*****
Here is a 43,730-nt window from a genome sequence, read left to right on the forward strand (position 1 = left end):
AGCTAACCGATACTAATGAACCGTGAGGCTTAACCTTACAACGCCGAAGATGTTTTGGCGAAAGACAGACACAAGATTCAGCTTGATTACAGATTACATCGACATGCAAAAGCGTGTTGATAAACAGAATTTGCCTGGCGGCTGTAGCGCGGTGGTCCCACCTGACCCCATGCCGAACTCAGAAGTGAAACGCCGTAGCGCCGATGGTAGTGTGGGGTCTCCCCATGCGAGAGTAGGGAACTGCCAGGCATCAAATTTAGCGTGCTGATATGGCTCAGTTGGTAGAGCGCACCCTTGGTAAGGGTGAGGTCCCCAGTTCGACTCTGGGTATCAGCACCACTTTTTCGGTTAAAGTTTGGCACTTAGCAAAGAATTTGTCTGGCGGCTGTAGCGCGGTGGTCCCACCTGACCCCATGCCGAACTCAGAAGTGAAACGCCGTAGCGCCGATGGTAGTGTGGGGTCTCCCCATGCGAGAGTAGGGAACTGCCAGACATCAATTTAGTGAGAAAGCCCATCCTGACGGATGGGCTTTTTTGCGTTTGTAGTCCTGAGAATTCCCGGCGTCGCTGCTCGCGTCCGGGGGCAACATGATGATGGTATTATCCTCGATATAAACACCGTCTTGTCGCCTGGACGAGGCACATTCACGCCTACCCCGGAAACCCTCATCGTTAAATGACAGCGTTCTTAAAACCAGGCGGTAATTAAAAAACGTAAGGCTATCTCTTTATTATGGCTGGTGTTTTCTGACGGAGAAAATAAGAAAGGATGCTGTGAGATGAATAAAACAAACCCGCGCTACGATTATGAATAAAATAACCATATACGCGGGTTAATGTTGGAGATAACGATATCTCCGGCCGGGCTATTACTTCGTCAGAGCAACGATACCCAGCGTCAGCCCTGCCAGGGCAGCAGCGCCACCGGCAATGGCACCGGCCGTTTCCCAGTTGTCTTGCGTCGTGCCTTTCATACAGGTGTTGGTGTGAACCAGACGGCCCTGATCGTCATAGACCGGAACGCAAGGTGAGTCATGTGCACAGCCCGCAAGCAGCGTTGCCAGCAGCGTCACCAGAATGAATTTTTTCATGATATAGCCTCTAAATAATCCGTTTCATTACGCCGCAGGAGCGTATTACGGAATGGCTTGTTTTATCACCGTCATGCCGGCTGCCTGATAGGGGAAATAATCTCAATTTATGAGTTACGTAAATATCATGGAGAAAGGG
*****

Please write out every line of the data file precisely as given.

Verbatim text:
Here is a 43,730-nt window from a genome sequence, read left to right on the forward strand (position 1 = left end):
AGCTAACCGATACTAATGAACCGTGAGGCTTAACCTTACAACGCCGAAGATGTTTTGGCGAAAGACAGACACAAGATTCAGCTTGATTACAGATTACATCGACATGCAAAAGCGTGTTGATAAACAGAATTTGCCTGGCGGCTGTAGCGCGGTGGTCCCACCTGACCCCATGCCGAACTCAGAAGTGAAACGCCGTAGCGCCGATGGTAGTGTGGGGTCTCCCCATGCGAGAGTAGGGAACTGCCAGGCATCAAATTTAGCGTGCTGATATGGCTCAGTTGGTAGAGCGCACCCTTGGTAAGGGTGAGGTCCCCAGTTCGACTCTGGGTATCAGCACCACTTTTTCGGTTAAAGTTTGGCACTTAGCAAAGAATTTGTCTGGCGGCTGTAGCGCGGTGGTCCCACCTGACCCCATGCCGAACTCAGAAGTGAAACGCCGTAGCGCCGATGGTAGTGTGGGGTCTCCCCATGCGAGAGTAGGGAACTGCCAGACATCAATTTAGTGAGAAAGCCCATCCTGACGGATGGGCTTTTTTGCGTTTGTAGTCCTGAGAATTCCCGGCGTCGCTGCTCGCGTCCGGGGGCAACATGATGATGGTATTATCCTCGATATAAACACCGTCTTGTCGCCTGGACGAGGCACATTCACGCCTACCCCGGAAACCCTCATCGTTAAATGACAGCGTTCTTAAAACCAGGCGGTAATTAAAAAACGTAAGGCTATCTCTTTATTATGGCTGGTGTTTTCTGACGGAGAAAATAAGAAAGGATGCTGTGAGATGAATAAAACAAACCCGCGCTACGATTATGAATAAAATAACCATATACGCGGGTTAATGTTGGAGATAACGATATCTCCGGCCGGGCTATTACTTCGTCAGAGCAACGATACCCAGCGTCAGCCCTGCCAGGGCAGCAGCGCCACCGGCAATGGCACCGGCCGTTTCCCAGTTGTCTTGCGTCGTGCCTTTCATACAGGTGTTGGTGTGAACCAGACGGCCCTGATCGTCATAGACCGGAACGCAAGGTGAGTCATGTGCACAGCCCGCAAGCAGCGTTGCCAGCAGCGTCACCAGAATGAATTTTTTCATGATATAGCCTCTAAATAATCCGTTTCATTACGCCGCAGGAGCGTATTACGGAATGGCTTGTTTTATCACCGTCATGCCGGCTGCCTGATAGGGGAAATAATCTCAATTTATGAGTTACGTAAATATCATGGAGAAAGGG